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Tech transfer course gives grad students real-world journey


PhD candidates work with law and business school students on tech commercialization

Expert panelists asking if a viable market exists for your product or whether your advancement is, in fact, novel enough to win patent protection makes the road to commercialization real. Fast.

At the halfway point of a lauded entrepreneurship program, that’s the point. The class, which teams engineering PhD candidates with graduate students in the business and law schools, is real-life preparation.

The two-semester Innovation Realization course is coordinated through Owen Graduate School of Management. Four groups presented their ideas recently and explained their designs, preliminary business plans and potential legal challenges. All four use technology the engineers have developed for the medical device sector.

Two projects involve flexible surgical tools, one tackles cochlear implant tuning, and the fourth targets involuntary muscle responses in people with spinal cord injuries.

“None of these things is close to market,” adjunct professor Marie C. Thursby told the panel, adding the process to date is designed to answer this question: “You have a technology. So what?”

Thursby, regents’ professor emeritus and member of the strategy faculty at the Scheller College of Business, Georgia Institute of Technology, first brought the program to Vanderbilt in fall 2015. She founded Technological Innovation: Generating Economic Returns (TI:GER®) in 2002 as a collaboration between Georgia Tech and Emory University.

The engineering PhD students are Andrew Ekelem, Nicolo Garbin, Katy Riojas (all in mechanical engineering), and Ahmet Cakir (computer science). Cakir and Riojas also are part of the Vanderbilt Institute for Surgery and Engineering (VISE).

Engineering PhD student Katy Riojas, left, fields questions with teammates in the Innovation Realization course.

Reviewers included Owen Dean Eric Johnson; School of Engineering Associate Dean for Graduate Education Duco Jansen; Cornelius Vanderbilt Chair in Engineering Benoit Dawant, also director of the VISE; Professor of the Practice of Engineering Management Christopher Rowe, also director of the division of general engineering; David Daniels Allen Distinguished Chair of Law J.B. Ruhl, also director of the program on law and innovation; Germain Böer, professor of accounting and emeritus adviser, Owen Entrepreneurship Center; and Stryker Warren, health care management consultant and mentor at The Wond’ry.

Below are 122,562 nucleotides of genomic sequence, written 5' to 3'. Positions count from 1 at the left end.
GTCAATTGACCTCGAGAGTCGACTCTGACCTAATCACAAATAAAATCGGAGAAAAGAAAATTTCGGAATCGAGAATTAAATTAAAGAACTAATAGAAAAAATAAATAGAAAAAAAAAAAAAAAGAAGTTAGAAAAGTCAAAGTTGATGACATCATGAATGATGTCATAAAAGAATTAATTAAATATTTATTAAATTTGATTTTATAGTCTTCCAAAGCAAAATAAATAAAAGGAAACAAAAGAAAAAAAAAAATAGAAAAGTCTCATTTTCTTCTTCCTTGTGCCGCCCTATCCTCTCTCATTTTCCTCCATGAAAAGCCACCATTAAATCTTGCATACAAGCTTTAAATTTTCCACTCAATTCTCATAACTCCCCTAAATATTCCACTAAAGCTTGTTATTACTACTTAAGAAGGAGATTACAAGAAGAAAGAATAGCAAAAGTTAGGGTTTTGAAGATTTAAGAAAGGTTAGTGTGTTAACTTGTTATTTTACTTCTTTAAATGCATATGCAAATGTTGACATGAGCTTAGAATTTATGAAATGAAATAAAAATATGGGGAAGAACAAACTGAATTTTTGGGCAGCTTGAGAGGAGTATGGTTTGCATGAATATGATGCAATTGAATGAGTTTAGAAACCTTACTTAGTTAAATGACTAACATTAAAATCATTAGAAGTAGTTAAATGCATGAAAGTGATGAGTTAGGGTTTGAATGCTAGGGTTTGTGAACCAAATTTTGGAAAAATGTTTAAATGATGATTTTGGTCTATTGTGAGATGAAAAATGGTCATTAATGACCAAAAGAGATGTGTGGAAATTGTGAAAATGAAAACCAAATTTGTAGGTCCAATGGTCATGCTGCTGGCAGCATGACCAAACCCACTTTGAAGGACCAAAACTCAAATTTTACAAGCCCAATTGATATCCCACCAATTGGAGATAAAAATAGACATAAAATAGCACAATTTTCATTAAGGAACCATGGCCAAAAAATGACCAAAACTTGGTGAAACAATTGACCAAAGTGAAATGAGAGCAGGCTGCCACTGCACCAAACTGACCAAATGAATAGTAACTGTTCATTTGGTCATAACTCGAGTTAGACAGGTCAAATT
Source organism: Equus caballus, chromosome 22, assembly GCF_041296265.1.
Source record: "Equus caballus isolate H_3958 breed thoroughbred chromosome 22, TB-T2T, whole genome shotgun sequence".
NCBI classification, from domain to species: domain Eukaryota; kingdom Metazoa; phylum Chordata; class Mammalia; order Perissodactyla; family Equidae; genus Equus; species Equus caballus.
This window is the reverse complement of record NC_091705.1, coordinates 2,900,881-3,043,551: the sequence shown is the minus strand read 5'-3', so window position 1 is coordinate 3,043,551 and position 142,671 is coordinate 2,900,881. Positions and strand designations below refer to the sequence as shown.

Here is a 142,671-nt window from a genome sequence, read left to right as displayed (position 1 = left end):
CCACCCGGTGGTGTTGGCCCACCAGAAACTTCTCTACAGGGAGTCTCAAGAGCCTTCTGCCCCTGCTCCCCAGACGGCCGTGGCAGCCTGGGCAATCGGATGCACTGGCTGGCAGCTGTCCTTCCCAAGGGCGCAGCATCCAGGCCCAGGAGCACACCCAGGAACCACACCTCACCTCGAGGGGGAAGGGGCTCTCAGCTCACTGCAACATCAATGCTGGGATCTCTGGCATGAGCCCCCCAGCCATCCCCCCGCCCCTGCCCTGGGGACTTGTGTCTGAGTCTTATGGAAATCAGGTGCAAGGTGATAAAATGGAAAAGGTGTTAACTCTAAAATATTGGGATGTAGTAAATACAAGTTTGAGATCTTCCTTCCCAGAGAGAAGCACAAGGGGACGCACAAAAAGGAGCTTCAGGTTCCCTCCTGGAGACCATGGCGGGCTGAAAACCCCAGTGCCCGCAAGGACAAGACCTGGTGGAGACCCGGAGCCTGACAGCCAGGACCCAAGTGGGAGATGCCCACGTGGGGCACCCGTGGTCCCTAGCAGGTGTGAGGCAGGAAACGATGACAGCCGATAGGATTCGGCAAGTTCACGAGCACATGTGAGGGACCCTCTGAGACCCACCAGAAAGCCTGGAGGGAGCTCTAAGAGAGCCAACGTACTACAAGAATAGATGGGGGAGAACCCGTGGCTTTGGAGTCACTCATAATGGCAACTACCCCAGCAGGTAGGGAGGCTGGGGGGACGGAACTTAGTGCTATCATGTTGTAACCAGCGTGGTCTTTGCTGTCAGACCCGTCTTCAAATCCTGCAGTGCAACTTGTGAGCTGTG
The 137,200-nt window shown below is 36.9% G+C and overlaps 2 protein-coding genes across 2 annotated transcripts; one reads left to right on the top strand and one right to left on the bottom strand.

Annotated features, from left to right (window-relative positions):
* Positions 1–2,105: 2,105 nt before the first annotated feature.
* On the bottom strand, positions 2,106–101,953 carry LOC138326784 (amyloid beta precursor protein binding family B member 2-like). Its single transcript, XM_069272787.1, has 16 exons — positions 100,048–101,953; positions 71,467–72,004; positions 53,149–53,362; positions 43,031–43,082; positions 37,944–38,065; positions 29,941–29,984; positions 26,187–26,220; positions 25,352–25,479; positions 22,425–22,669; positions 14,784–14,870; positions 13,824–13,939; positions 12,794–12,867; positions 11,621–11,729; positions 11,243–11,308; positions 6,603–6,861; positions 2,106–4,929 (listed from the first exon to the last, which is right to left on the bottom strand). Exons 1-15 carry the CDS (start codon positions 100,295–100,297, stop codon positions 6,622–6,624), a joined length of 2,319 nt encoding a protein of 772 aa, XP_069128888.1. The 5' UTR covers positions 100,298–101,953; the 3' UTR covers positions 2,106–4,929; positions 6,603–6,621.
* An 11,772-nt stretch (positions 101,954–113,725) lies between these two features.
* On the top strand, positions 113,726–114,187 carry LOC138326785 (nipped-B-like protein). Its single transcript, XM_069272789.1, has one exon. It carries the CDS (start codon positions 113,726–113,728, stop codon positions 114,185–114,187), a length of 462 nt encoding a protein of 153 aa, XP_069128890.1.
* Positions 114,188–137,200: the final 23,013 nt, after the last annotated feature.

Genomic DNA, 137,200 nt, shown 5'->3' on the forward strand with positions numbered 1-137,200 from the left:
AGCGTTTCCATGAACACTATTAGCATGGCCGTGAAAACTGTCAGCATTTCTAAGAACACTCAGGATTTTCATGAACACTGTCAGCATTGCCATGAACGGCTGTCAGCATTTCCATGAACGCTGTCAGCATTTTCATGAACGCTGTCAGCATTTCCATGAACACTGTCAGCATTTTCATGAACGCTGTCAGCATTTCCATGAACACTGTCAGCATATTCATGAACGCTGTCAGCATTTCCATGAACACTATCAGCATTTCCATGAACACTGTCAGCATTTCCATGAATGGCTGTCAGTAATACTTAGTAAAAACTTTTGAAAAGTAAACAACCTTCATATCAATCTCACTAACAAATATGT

The same evaluators will return next spring after teams solidify their commercialization plans to hear more formal pitches. In January they students begin interviewing potential customers in earnest and finalizing production prototypes.

At this juncture, the panelists were cautiously intrigued.

Rowe recommended the teams go “far beyond” Vanderbilt in conducting customer discovery because physicians and other providers based at a teaching and research hospital won’t be representative of the broader healthcare market. Warren questioned whether the identified market subset would support a new venture when an existing player already dominates.

“It is not too early to think about what could go wrong,” Ruhl suggested. “Lawyers are very good about following the money and following everyone who touched everything. You’ll want to make sure you have protection upstream and downstream.”

Warren also cautioned the teams were likely underestimating the cost, including regulatory approvals, of getting to market.

“As an entrepreneur and investor you know that everything takes longer and costs more, and you bet the jockey and not the horse,” he said. “What is sitting right at the end of your nose you may be missing?”